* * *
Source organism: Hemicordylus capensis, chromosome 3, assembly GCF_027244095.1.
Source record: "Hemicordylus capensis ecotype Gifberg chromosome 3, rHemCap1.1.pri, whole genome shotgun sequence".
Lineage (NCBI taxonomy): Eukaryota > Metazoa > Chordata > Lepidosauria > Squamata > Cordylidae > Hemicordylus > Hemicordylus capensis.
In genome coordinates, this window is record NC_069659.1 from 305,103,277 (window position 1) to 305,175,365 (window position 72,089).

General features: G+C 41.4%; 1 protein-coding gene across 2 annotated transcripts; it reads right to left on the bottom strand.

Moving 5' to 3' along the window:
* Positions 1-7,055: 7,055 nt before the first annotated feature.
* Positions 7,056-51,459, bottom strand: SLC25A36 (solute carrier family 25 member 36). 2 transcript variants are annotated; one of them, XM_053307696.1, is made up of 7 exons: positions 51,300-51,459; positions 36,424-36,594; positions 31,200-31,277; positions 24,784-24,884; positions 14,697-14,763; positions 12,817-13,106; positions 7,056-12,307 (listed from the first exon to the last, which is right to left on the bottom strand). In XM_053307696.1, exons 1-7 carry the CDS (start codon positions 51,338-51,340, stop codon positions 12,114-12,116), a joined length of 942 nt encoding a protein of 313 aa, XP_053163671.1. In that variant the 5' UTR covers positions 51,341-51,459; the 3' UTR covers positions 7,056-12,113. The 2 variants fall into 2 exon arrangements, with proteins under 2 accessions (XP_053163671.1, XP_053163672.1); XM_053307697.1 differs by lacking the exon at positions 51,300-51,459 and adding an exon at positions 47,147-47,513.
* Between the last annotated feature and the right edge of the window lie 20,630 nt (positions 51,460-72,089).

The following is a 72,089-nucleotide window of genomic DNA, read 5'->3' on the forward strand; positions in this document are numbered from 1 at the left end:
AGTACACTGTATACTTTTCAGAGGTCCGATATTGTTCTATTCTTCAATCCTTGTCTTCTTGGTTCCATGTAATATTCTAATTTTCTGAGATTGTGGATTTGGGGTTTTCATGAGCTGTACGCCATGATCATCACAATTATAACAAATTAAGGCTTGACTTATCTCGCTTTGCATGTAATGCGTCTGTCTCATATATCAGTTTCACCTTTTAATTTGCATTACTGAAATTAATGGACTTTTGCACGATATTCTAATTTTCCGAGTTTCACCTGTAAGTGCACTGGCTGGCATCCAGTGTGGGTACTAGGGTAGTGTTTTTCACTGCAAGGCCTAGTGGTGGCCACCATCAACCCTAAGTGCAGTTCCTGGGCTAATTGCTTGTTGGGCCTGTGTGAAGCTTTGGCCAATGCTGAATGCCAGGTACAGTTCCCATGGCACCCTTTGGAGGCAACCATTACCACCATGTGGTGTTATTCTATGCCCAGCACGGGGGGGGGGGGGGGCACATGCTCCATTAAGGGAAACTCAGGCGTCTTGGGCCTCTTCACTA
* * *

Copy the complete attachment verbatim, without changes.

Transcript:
Source organism: Hemicordylus capensis, chromosome 3, assembly GCF_027244095.1.
Source record: "Hemicordylus capensis ecotype Gifberg chromosome 3, rHemCap1.1.pri, whole genome shotgun sequence".
Lineage (NCBI taxonomy): Eukaryota > Metazoa > Chordata > Lepidosauria > Squamata > Cordylidae > Hemicordylus > Hemicordylus capensis.
In genome coordinates, this window is record NC_069659.1 from 305,103,277 (window position 1) to 305,175,365 (window position 72,089).

General features: G+C 41.4%; 1 protein-coding gene across 2 annotated transcripts; it reads right to left on the bottom strand.

Moving 5' to 3' along the window:
* Positions 1-7,055: 7,055 nt before the first annotated feature.
* Positions 7,056-51,459, bottom strand: SLC25A36 (solute carrier family 25 member 36). 2 transcript variants are annotated; one of them, XM_053307696.1, is made up of 7 exons: positions 51,300-51,459; positions 36,424-36,594; positions 31,200-31,277; positions 24,784-24,884; positions 14,697-14,763; positions 12,817-13,106; positions 7,056-12,307 (listed from the first exon to the last, which is right to left on the bottom strand). In XM_053307696.1, exons 1-7 carry the CDS (start codon positions 51,338-51,340, stop codon positions 12,114-12,116), a joined length of 942 nt encoding a protein of 313 aa, XP_053163671.1. In that variant the 5' UTR covers positions 51,341-51,459; the 3' UTR covers positions 7,056-12,113. The 2 variants fall into 2 exon arrangements, with proteins under 2 accessions (XP_053163671.1, XP_053163672.1); XM_053307697.1 differs by lacking the exon at positions 51,300-51,459 and adding an exon at positions 47,147-47,513.
* Between the last annotated feature and the right edge of the window lie 20,630 nt (positions 51,460-72,089).

The following is a 72,089-nucleotide window of genomic DNA, read 5'->3' on the forward strand; positions in this document are numbered from 1 at the left end:
AGTACACTGTATACTTTTCAGAGGTCCGATATTGTTCTATTCTTCAATCCTTGTCTTCTTGGTTCCATGTAATATTCTAATTTTCTGAGATTGTGGATTTGGGGTTTTCATGAGCTGTACGCCATGATCATCACAATTATAACAAATTAAGGCTTGACTTATCTCGCTTTGCATGTAATGCGTCTGTCTCATATATCAGTTTCACCTTTTAATTTGCATTACTGAAATTAATGGACTTTTGCACGATATTCTAATTTTCCGAGTTTCACCTGTAAGTGCACTGGCTGGCATCCAGTGTGGGTACTAGGGTAGTGTTTTTCACTGCAAGGCCTAGTGGTGGCCACCATCAACCCTAAGTGCAGTTCCTGGGCTAATTGCTTGTTGGGCCTGTGTGAAGCTTTGGCCAATGCTGAATGCCAGGTACAGTTCCCATGGCACCCTTTGGAGGCAACCATTACCACCATGTGGTGTTATTCTATGCCCAGCACGGGGGGGGGGGGGGGCACATGCTCCATTAAGGGAAACTCAGGCGTCTTGGGCCTCTTCACTA